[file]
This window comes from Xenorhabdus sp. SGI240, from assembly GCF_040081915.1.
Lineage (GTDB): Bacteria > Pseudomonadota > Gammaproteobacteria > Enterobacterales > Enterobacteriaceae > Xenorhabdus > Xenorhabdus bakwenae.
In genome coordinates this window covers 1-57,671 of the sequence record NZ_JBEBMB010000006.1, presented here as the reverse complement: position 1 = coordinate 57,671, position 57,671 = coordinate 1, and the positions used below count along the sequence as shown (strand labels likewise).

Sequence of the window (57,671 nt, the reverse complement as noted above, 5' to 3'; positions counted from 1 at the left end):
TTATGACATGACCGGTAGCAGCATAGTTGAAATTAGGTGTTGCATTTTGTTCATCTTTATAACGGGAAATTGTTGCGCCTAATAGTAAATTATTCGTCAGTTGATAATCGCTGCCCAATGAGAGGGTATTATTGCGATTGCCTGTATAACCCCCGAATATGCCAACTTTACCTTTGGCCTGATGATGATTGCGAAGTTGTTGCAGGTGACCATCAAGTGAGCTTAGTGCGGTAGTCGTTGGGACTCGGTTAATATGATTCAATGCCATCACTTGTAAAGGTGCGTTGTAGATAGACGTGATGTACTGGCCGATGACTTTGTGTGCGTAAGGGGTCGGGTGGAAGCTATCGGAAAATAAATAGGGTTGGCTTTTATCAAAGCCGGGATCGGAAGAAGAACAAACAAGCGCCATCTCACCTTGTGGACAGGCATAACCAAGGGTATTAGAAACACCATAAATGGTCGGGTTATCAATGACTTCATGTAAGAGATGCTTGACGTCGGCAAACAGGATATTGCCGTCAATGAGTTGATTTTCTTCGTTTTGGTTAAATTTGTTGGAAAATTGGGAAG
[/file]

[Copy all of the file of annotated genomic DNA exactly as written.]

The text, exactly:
This window comes from Xenorhabdus sp. SGI240, from assembly GCF_040081915.1.
Lineage (GTDB): Bacteria > Pseudomonadota > Gammaproteobacteria > Enterobacterales > Enterobacteriaceae > Xenorhabdus > Xenorhabdus bakwenae.
In genome coordinates this window covers 1-57,671 of the sequence record NZ_JBEBMB010000006.1, presented here as the reverse complement: position 1 = coordinate 57,671, position 57,671 = coordinate 1, and the positions used below count along the sequence as shown (strand labels likewise).

Sequence of the window (57,671 nt, the reverse complement as noted above, 5' to 3'; positions counted from 1 at the left end):
TTATGACATGACCGGTAGCAGCATAGTTGAAATTAGGTGTTGCATTTTGTTCATCTTTATAACGGGAAATTGTTGCGCCTAATAGTAAATTATTCGTCAGTTGATAATCGCTGCCCAATGAGAGGGTATTATTGCGATTGCCTGTATAACCCCCGAATATGCCAACTTTACCTTTGGCCTGATGATGATTGCGAAGTTGTTGCAGGTGACCATCAAGTGAGCTTAGTGCGGTAGTCGTTGGGACTCGGTTAATATGATTCAATGCCATCACTTGTAAAGGTGCGTTGTAGATAGACGTGATGTACTGGCCGATGACTTTGTGTGCGTAAGGGGTCGGGTGGAAGCTATCGGAAAATAAATAGGGTTGGCTTTTATCAAAGCCGGGATCGGAAGAAGAACAAACAAGCGCCATCTCACCTTGTGGACAGGCATAACCAAGGGTATTAGAAACACCATAAATGGTCGGGTTATCAATGACTTCATGTAAGAGATGCTTGACGTCGGCAAACAGGATATTGCCGTCAATGAGTTGATTTTCTTCGTTTTGGTTAAATTTGTTGGAAAATTGGGAAG